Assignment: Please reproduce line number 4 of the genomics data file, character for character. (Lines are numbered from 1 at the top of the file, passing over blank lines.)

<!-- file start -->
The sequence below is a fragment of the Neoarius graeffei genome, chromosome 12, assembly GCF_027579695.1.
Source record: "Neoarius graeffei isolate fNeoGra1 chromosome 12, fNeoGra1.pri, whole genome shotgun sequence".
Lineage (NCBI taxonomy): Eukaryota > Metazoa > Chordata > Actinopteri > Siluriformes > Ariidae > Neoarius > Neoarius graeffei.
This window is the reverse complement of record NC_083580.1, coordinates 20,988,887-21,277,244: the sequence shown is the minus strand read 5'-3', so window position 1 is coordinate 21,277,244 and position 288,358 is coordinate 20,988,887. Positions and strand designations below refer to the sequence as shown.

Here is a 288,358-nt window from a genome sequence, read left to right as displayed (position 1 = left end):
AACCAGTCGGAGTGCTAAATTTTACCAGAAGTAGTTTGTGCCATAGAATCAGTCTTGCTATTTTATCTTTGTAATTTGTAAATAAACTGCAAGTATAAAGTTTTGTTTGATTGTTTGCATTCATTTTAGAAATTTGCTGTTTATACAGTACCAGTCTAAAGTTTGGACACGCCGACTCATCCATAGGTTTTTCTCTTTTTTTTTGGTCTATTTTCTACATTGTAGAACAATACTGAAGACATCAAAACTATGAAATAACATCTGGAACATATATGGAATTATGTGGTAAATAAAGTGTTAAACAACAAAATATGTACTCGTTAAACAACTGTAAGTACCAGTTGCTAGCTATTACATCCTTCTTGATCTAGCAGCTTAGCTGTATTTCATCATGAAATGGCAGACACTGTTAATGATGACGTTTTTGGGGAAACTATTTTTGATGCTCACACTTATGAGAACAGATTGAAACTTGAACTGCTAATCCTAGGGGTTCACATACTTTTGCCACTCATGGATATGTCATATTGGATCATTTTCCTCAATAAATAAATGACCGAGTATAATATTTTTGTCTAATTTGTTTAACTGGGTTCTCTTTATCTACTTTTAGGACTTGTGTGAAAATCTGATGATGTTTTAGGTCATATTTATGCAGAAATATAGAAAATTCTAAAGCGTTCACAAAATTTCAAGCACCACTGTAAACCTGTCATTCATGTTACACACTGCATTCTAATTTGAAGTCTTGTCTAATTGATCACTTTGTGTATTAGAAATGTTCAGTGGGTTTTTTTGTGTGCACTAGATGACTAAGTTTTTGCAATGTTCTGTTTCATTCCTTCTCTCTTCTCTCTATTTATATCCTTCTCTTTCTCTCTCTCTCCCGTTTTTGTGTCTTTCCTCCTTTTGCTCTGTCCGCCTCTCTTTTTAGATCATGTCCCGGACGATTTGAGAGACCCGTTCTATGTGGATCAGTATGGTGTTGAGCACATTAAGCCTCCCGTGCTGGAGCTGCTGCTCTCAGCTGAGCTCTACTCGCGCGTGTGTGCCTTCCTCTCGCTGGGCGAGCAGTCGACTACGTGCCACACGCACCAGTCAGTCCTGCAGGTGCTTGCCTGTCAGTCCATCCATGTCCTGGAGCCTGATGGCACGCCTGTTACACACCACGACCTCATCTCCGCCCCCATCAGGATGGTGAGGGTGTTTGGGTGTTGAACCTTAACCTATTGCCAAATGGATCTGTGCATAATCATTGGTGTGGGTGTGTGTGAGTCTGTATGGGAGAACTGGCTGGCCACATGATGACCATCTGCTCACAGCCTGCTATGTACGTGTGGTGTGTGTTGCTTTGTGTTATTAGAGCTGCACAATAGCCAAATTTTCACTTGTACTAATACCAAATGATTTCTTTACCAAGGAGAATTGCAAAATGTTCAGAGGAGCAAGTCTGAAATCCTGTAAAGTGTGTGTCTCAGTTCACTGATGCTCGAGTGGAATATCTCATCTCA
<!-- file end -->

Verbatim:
This window is the reverse complement of record NC_083580.1, coordinates 20,988,887-21,277,244: the sequence shown is the minus strand read 5'-3', so window position 1 is coordinate 21,277,244 and position 288,358 is coordinate 20,988,887. Positions and strand designations below refer to the sequence as shown.